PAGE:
Following Hegel and Marx, Friedrich Nietzsche, the last of the three great German philosophers of the 19th century, came along and made the definitive statement that set the stage for what was to follow. Contemptuous of those who had tried to secularize morality by divorcing it from Christianity, Nietzsche pronounced God dead. This meant the death of truth—in particular, the truth of any authority beyond the self. By the beginning of the 20th century, his nihilistic thinking began to weave its way into the fabric of society. What was once thought of as incomprehensible and absurd, even offensive, became widely accepted.

These ideas were given further impetus by Charles Darwin’s theories regarding evolution. The idea of natural selection placed man within a linear, or progressive, model of development; in other words, any change that was responsive to current thoughts and trends had to be positive. Therefore the ground was always shifting. Justification for our beliefs, now in our own hands, was given substance by nothing more tangible than our feelings and personal gratification. Separated from our foundations and lost, humanity has been groping for truth ever since.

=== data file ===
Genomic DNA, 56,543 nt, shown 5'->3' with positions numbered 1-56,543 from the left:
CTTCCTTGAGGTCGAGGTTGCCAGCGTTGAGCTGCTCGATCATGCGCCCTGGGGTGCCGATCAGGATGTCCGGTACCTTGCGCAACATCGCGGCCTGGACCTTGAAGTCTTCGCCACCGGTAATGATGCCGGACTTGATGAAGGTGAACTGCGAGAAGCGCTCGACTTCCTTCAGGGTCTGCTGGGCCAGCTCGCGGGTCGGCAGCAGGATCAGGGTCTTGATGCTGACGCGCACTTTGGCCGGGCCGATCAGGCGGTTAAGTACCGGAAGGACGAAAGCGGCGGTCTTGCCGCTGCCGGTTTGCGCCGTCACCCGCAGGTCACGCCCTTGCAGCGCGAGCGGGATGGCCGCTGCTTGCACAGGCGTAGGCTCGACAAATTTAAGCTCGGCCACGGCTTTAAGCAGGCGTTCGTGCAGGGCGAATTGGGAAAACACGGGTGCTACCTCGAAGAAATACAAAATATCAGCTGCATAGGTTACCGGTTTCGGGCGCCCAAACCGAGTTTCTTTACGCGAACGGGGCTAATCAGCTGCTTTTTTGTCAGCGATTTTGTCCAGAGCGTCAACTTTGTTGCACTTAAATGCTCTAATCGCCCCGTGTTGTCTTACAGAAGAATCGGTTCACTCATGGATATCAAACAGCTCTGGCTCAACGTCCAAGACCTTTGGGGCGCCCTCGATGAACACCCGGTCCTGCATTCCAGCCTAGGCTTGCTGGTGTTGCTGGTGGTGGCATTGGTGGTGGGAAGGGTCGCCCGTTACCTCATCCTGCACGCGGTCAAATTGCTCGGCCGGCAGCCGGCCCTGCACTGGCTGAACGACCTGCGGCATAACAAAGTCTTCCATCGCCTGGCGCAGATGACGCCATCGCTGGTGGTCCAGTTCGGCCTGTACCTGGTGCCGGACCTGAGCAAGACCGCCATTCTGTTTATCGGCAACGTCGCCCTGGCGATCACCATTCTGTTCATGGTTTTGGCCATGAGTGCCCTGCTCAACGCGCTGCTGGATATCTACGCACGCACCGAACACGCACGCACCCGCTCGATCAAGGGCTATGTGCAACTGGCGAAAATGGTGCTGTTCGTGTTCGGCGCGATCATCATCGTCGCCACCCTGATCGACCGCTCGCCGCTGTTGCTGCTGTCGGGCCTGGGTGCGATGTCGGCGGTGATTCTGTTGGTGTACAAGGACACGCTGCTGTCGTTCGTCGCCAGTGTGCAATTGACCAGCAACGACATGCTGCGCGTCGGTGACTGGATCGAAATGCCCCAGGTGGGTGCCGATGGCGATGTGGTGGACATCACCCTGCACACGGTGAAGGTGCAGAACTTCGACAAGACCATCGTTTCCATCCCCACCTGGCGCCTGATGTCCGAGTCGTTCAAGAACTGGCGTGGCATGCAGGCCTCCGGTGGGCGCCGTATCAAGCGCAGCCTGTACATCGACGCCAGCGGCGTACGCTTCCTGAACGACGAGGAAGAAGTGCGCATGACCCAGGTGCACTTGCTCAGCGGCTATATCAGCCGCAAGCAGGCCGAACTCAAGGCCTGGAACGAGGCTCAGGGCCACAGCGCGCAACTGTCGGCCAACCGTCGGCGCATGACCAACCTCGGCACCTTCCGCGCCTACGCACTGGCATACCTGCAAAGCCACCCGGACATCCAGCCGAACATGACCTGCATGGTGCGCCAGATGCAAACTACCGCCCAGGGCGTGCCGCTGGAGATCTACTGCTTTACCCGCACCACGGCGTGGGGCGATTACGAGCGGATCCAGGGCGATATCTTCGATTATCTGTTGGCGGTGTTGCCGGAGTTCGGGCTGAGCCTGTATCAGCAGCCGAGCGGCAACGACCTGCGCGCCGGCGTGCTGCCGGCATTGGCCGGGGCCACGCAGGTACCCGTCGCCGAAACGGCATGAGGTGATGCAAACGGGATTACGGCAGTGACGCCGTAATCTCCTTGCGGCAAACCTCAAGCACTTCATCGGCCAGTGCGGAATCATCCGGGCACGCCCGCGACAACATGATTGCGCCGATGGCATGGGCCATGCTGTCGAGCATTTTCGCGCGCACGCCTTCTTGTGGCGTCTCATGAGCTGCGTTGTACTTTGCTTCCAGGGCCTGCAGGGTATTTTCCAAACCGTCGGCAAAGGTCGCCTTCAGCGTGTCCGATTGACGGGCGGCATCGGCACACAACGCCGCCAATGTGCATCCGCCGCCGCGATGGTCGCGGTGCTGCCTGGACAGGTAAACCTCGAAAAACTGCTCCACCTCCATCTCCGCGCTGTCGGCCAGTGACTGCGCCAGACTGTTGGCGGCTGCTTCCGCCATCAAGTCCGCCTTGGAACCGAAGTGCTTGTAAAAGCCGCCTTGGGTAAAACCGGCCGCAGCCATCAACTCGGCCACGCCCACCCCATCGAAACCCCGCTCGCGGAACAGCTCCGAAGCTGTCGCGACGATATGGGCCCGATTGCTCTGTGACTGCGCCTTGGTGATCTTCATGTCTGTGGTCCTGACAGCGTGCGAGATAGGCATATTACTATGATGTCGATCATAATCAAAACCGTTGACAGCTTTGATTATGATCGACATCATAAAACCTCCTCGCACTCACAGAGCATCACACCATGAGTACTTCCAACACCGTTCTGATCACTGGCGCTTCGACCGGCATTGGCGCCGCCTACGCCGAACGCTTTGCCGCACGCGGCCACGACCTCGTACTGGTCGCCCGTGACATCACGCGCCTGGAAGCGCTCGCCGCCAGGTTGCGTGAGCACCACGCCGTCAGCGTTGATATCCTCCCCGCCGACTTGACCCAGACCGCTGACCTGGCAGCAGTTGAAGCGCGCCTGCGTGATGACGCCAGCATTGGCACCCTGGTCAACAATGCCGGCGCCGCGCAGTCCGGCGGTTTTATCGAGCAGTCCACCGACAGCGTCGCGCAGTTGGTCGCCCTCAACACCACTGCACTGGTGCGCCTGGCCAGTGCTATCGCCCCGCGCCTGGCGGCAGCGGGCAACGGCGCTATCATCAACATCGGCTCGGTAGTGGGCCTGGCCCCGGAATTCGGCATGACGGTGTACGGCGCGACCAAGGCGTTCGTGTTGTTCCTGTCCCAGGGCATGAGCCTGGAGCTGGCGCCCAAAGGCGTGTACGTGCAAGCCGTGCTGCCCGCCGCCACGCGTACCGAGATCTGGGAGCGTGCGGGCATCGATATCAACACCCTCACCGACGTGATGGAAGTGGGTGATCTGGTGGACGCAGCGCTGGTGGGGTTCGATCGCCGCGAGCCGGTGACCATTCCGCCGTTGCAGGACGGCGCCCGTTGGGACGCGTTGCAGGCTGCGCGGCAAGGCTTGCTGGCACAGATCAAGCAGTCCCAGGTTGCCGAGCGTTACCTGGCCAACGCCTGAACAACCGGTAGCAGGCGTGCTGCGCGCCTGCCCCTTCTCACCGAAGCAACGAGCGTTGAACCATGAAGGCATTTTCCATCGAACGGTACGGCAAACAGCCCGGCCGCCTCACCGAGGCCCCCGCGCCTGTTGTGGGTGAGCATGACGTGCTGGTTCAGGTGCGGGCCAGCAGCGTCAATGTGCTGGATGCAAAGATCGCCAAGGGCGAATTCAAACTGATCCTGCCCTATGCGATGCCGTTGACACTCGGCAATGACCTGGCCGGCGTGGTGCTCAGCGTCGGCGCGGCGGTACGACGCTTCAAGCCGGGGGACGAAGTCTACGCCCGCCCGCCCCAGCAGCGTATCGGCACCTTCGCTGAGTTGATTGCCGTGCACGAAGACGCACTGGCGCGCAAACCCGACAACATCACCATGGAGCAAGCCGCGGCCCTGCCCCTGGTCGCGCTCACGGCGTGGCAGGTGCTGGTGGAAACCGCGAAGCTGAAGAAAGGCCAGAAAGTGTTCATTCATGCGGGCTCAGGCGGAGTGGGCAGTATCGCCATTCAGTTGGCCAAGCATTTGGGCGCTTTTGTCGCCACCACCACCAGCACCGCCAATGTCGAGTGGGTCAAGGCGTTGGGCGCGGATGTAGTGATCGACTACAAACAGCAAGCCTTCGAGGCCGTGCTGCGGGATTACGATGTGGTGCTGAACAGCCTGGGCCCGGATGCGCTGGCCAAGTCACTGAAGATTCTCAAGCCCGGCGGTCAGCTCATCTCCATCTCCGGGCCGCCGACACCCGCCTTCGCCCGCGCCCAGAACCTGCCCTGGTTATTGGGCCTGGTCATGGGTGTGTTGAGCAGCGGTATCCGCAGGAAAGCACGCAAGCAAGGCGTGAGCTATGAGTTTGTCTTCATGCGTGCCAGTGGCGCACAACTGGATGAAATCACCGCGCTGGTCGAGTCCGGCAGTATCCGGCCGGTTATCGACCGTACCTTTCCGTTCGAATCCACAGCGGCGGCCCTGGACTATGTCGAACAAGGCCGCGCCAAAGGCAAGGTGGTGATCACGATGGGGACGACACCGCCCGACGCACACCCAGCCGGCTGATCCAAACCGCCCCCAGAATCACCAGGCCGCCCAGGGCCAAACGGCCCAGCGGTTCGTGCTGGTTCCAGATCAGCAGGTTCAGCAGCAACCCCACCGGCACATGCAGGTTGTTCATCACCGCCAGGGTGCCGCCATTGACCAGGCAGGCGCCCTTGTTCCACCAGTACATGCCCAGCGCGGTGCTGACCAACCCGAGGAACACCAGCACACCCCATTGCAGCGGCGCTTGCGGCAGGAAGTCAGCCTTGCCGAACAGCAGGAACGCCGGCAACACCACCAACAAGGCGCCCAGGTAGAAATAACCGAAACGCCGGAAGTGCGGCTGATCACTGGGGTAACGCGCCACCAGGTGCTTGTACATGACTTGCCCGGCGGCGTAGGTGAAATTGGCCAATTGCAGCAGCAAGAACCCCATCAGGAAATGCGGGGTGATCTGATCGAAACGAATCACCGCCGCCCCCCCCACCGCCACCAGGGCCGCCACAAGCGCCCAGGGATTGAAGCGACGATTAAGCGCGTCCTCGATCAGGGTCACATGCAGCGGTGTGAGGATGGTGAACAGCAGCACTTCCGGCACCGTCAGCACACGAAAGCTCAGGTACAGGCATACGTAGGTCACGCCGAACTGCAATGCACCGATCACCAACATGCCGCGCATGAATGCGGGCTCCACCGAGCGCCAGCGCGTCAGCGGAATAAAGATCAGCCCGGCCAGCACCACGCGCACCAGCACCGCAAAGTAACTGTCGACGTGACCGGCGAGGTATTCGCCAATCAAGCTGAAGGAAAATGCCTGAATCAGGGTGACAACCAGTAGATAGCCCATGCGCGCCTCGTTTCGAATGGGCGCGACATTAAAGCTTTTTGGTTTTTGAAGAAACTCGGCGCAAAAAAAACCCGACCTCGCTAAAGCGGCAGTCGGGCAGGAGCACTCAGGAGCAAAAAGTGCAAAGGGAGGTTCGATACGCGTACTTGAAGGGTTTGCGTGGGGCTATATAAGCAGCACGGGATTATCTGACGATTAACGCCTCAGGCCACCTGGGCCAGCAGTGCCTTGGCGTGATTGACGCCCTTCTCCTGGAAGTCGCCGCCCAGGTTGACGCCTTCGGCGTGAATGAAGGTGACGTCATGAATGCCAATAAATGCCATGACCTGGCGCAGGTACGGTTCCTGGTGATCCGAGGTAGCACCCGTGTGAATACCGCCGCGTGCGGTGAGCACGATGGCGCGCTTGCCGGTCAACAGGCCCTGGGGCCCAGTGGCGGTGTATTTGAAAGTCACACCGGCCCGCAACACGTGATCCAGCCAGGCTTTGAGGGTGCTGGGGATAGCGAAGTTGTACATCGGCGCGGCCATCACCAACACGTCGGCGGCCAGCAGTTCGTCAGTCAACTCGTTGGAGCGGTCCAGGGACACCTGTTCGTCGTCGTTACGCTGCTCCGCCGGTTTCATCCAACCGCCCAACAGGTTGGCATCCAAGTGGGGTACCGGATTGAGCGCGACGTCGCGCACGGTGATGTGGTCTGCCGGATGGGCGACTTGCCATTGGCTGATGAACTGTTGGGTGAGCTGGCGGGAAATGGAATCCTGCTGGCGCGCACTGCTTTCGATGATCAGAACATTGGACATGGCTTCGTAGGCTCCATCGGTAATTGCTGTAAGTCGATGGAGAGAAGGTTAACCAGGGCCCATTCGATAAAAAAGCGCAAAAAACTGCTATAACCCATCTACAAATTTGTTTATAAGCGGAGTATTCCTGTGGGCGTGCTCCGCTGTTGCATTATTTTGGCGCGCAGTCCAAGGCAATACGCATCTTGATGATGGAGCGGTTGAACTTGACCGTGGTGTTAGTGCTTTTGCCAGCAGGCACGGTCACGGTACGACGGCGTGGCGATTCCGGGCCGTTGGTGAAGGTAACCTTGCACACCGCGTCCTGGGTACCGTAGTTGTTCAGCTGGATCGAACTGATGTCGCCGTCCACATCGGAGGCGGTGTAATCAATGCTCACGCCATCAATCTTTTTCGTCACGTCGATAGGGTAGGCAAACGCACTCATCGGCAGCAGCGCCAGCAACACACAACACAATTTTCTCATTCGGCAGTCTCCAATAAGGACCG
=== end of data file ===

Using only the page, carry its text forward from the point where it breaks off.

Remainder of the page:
The modern world searched for truth scientifically. Modernism possessed a confident worldview. Believing that nothing exists beyond what our senses can perceive, modernists determined truth as they experienced it. Modernism, with its unconditional belief in objective reality, saw truth as the result of statements that could be either proved or disproved.